We wind up through the hills and pass by many stone frames of houses, incomplete indefinitely... People many times start a building and then lack funds to finish them... A man walks down the street leading two large cows and a large car honks and speeds past our slower van, just quickly enough to avoid the oncoming traffic. UN cars drive by, and a visibly guarded UN gas truck and its retinue pulls into their compound. The U.S. Embassy is also visible with its long line of Haitians waiting outside for a turn to apply for a visa to the U.S.
Sometimes we pull into St. Damien's pediatric hospital for mass. Mass is a sweaty but beautiful experience. I appreciate how Father Enzo and Father Rick honor those who have died at the hospital, hold funerals for families, and honor the deceased who have been left around Tebarre for the fathers to find. We usually sit in a stone chapel with geckos chirping above us on the stained glass windows, and a few large and small coffins in the middle of the floor as a sharp reminder of death and life that is still fresh for me. This can leave a somber tone for mass, especially when families join and openly mourn for those who have died. We sing in Latin, Italian, English, and Creole and watch the fathers swing their incense over the bodies, which are covered by body bags, with beautiful cloths draped over the coffins till the end of mass. They are each carried outside to a flatbed truck and the fathers and a few others drive away with the bodies, singing and praying for them as they go.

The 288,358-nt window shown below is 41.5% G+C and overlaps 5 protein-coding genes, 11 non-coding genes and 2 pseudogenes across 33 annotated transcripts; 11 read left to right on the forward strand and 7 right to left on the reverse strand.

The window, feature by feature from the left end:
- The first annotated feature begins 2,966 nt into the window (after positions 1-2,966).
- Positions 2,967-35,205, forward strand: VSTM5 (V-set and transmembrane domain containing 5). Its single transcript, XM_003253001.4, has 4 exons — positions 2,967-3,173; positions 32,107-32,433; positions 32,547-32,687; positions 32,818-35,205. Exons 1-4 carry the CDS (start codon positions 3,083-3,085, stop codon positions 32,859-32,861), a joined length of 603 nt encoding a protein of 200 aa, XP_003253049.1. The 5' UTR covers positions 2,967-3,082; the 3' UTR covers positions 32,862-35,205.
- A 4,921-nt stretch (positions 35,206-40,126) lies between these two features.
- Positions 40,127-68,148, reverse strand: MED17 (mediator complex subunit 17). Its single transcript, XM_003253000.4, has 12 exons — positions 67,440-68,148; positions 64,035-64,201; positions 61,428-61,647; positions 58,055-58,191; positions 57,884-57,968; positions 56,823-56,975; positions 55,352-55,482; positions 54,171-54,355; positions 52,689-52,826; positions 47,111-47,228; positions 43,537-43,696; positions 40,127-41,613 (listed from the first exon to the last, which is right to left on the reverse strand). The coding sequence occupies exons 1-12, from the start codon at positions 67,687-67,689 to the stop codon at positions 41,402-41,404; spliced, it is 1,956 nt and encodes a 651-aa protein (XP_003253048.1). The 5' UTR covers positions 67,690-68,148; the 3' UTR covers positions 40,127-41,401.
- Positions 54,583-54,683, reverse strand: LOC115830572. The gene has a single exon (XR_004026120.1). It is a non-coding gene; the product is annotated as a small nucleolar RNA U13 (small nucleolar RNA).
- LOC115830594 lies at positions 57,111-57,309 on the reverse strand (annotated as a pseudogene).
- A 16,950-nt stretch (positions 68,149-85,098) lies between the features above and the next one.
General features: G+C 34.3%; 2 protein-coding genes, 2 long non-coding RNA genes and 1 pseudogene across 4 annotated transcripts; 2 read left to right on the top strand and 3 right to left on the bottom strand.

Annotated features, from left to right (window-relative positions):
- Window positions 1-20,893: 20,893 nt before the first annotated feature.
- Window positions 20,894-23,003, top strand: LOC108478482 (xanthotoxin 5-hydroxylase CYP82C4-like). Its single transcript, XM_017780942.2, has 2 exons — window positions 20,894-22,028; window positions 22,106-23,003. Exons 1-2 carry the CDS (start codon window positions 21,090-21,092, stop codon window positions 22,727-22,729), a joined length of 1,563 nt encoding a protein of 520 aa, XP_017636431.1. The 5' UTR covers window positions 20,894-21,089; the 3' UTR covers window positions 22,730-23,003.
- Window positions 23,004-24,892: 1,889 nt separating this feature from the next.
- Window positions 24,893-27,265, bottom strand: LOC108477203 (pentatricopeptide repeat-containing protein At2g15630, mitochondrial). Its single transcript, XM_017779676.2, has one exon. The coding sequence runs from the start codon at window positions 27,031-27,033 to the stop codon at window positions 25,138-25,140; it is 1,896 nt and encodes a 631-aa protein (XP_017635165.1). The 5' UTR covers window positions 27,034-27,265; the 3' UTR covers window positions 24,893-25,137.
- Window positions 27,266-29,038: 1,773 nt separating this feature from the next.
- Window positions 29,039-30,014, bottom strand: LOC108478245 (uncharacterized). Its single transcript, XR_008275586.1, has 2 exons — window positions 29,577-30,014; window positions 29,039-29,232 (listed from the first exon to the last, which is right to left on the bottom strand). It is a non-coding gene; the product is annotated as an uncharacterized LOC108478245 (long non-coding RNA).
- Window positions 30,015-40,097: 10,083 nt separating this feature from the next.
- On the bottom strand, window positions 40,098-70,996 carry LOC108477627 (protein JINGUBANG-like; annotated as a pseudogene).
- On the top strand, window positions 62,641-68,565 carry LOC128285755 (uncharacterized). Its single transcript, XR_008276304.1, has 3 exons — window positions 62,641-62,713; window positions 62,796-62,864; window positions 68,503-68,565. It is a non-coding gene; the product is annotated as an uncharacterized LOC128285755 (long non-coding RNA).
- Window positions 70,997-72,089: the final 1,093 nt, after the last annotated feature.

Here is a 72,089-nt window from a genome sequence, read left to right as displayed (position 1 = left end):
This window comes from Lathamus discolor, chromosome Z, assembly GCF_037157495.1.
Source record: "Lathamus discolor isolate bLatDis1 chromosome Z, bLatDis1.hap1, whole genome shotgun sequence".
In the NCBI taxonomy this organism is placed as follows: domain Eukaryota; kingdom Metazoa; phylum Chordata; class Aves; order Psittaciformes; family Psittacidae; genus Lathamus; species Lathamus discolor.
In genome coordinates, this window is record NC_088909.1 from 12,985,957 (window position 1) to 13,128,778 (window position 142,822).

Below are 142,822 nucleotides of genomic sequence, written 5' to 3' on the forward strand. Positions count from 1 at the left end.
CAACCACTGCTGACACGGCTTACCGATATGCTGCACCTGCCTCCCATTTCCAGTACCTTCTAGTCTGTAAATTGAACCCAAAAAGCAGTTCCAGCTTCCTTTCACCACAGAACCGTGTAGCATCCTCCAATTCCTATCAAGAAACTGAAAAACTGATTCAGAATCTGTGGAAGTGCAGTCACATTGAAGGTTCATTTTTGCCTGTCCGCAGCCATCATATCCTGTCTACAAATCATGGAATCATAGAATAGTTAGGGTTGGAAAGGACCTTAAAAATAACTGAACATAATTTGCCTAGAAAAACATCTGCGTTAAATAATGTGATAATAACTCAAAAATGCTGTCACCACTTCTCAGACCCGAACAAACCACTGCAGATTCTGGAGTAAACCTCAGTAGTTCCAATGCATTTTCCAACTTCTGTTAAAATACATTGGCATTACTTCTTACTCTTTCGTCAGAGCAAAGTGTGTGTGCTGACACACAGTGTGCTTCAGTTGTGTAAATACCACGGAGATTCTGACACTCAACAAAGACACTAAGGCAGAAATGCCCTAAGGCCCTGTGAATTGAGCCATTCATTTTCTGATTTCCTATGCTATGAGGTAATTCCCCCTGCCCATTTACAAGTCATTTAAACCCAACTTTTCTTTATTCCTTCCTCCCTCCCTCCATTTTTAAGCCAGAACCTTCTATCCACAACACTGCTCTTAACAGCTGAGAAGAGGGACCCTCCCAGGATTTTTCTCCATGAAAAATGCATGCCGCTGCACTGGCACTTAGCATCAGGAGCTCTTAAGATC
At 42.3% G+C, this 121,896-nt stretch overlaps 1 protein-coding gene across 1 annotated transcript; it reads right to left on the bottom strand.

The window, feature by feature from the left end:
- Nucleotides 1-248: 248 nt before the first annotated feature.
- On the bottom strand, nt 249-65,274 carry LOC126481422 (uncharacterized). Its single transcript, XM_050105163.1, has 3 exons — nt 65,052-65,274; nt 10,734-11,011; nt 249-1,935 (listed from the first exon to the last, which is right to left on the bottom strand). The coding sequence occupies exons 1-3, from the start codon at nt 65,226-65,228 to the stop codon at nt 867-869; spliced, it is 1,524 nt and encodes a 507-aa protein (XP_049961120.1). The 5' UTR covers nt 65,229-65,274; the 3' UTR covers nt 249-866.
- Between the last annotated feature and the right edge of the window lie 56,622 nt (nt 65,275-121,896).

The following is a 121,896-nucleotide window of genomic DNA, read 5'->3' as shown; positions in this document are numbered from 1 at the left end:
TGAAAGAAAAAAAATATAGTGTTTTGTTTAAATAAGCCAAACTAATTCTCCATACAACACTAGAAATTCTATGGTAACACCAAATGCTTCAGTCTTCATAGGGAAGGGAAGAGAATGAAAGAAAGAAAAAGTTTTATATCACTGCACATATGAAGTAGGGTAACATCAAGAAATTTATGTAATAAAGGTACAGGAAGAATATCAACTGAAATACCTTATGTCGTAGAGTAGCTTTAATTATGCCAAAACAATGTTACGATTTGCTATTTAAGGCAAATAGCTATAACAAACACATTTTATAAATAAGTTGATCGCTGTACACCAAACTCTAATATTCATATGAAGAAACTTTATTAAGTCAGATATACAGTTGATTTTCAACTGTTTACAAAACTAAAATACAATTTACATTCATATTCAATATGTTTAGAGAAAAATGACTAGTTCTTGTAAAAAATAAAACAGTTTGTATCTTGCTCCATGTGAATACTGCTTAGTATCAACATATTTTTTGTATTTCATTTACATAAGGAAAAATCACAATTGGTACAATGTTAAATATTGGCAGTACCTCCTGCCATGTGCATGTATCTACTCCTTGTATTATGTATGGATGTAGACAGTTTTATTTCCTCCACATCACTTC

I am encouraged by the faith of the fathers and their work with the hospitals and the poor in Haiti. Most recently, we heard Father Rick talk about how challenging true forgiveness is- he has seen people who he helped raise steal from his organization and even shoot a man on his staff, and he is learning what Jesus means when he asks us to love our enemies and forgive those who have wronged us- something that is not a simple, surface act, but that takes the power of God in our lives to accomplish.
The Abandoned Children's Room